In 2015, a study by international housing charity Habitat for Humanity revealed that a whopping 1.6 billion people worldwide did not have adequate housing and that 32 per cent of the global population live in urban slums.
This followed an earlier United Nations survey in 2005 which found that around 100 million people around the world were homeless.
Such problems are not restricted to third world countries. In the United States, Habitat says one third of the population experience housing problems, including payments which are excessive as a percentage of their income, overcrowding, poor quality shelter and homelessness.
Australia is not immune. Around the country, data from the Australian Institute of Health and Welfare indicates that waiting lists for social housing (June 2016) sit at 194,000 households. Nationally, between four and nine per cent of dwellings are overcrowded, whilst the number of ‘slum’ dwellings in very poor condition could be as high as 100,000.
This is happening as growing house prices and rents are making housing within the private sector market increasingly unaffordable. Surveys from groups such as Anglicare consistently demonstrated that only a tiny portion of private rental housing is affordable to those on welfare or low incomes. According to data quoted but not referenced by the Australian Council of Social Security, the number of Australians living in a state of ‘housing stress’ (where rental/mortgage payments exceed 30 per cent of income) exceeds one million.
Because of this, awareness about the importance of social and community housing is growing, and a number of developers, corporate sponsors and construction service providers are getting in on the act.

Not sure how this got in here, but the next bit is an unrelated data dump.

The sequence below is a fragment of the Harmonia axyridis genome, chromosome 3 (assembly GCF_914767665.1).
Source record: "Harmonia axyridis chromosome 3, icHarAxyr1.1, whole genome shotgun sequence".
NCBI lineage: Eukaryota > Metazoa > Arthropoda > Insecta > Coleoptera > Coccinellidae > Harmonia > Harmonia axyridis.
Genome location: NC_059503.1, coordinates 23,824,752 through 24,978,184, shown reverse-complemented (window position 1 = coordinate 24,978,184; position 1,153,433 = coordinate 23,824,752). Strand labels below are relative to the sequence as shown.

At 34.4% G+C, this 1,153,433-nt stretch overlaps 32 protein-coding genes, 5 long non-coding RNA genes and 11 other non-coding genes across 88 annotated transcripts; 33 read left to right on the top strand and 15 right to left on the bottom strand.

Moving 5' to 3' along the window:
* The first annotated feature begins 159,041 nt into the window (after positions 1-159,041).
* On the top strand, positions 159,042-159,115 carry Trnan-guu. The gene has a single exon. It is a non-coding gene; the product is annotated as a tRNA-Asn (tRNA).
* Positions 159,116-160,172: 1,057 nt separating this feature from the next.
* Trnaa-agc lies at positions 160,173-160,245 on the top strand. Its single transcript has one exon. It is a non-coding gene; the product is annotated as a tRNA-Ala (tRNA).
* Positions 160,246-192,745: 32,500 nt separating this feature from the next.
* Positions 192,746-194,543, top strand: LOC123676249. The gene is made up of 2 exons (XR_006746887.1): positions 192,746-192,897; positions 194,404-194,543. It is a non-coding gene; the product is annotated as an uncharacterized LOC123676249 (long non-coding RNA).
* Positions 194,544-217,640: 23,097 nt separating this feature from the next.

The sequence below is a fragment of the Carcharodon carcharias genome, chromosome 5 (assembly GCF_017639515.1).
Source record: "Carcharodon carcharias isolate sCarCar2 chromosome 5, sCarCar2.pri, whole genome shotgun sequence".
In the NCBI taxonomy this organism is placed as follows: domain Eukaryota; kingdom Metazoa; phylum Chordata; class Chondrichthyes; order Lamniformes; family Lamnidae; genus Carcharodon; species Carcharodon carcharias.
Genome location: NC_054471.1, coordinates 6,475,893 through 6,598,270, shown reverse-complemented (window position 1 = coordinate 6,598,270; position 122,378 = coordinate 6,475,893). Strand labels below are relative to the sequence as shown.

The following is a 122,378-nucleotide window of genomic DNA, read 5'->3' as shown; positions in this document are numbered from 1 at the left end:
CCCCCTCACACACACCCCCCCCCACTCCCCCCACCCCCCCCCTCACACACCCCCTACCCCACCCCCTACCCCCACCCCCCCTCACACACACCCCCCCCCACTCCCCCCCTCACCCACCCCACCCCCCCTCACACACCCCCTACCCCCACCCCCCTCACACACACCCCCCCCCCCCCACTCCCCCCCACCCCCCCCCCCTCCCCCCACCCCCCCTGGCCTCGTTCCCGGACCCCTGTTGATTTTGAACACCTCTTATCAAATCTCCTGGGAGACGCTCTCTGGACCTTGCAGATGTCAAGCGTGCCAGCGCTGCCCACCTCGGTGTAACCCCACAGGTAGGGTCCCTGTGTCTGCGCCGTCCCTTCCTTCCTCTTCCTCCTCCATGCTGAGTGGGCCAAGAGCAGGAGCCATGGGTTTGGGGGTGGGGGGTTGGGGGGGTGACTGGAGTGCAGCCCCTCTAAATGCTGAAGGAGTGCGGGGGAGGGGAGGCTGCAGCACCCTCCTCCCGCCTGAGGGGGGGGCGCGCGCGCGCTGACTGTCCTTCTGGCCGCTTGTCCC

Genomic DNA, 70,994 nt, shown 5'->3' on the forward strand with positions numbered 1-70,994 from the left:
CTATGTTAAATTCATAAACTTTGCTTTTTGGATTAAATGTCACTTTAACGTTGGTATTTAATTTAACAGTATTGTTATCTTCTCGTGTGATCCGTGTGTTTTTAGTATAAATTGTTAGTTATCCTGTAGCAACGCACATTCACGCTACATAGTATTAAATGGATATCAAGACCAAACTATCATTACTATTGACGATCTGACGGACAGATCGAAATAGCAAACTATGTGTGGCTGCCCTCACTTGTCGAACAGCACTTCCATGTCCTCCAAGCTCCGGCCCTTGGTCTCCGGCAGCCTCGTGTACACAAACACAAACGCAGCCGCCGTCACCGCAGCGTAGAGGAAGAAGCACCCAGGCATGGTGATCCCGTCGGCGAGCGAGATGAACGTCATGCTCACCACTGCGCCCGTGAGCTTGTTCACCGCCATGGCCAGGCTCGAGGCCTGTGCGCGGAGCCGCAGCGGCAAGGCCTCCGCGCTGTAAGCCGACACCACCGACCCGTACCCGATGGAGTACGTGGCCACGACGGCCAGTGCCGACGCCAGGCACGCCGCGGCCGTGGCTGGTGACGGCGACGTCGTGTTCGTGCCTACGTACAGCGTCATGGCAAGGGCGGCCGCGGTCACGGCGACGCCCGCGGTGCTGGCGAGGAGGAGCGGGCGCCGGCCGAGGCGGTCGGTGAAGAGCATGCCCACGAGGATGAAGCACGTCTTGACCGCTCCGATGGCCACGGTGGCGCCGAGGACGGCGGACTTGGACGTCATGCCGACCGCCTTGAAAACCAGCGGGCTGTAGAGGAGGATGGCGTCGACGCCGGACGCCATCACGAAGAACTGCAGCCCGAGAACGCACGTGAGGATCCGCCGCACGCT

Development and Investment company PAYCE, for instance, recently partnered with community housing provider Evolve Housing to deliver a mixed tenure residential development in a high-need area in Penrith which included 134 social and affordable apartments as well as a further 134 private apartments.
On the banking side, Westpac has committed to making up to $2 billion in finance available to community housing providers.
And in construction technology, Procure has recently entered into an agreement with Habitat for Humanity, which builds affordable homes for ‘partner families’ who are able to purchase the homes under loan conditions which dictate that their mortgage repayment costs exceed 25 per cent of their income. Under that partnership, Procore will provide an unlimited user license which will enable Habitat to use its project management software across the charity’s project base. Others supporting Habitat include Boral, Dulux and Arup.
According to Procore VP of Marketing APAC Milton Walters, the reality confronting a number of Australians is that finding even rental properties which are affordable is difficult. This he says, places significant financial and emotional stress on households , families and individuals.
Walters says issues with housing affordability have been building for years and will not be easily solved. With this in mind, he says the development industry needs to get behind the community housing sector. Input from technology companies is critical to help such projects run efficiently and be delivered within budget, he said.
Throughout Australia, the community housing sector is critical.
To help, suppliers, technology companies and others must get behind it.